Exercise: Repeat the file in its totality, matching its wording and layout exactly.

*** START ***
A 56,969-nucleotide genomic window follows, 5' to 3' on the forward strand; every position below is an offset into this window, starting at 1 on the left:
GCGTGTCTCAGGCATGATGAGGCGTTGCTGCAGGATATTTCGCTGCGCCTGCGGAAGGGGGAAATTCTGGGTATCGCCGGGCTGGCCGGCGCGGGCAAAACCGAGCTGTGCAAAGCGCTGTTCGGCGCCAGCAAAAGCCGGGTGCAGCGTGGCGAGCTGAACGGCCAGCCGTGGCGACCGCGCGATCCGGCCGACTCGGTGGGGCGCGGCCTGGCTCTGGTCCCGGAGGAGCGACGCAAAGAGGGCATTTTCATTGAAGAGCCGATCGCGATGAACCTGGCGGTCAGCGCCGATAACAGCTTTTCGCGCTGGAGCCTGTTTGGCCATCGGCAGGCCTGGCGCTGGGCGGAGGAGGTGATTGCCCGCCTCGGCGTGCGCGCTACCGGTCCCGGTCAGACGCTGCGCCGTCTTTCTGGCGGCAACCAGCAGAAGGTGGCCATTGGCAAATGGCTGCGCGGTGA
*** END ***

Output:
A 56,969-nucleotide genomic window follows, 5' to 3' on the forward strand; every position below is an offset into this window, starting at 1 on the left:
GCGTGTCTCAGGCATGATGAGGCGTTGCTGCAGGATATTTCGCTGCGCCTGCGGAAGGGGGAAATTCTGGGTATCGCCGGGCTGGCCGGCGCGGGCAAAACCGAGCTGTGCAAAGCGCTGTTCGGCGCCAGCAAAAGCCGGGTGCAGCGTGGCGAGCTGAACGGCCAGCCGTGGCGACCGCGCGATCCGGCCGACTCGGTGGGGCGCGGCCTGGCTCTGGTCCCGGAGGAGCGACGCAAAGAGGGCATTTTCATTGAAGAGCCGATCGCGATGAACCTGGCGGTCAGCGCCGATAACAGCTTTTCGCGCTGGAGCCTGTTTGGCCATCGGCAGGCCTGGCGCTGGGCGGAGGAGGTGATTGCCCGCCTCGGCGTGCGCGCTACCGGTCCCGGTCAGACGCTGCGCCGTCTTTCTGGCGGCAACCAGCAGAAGGTGGCCATTGGCAAATGGCTGCGCGGTGA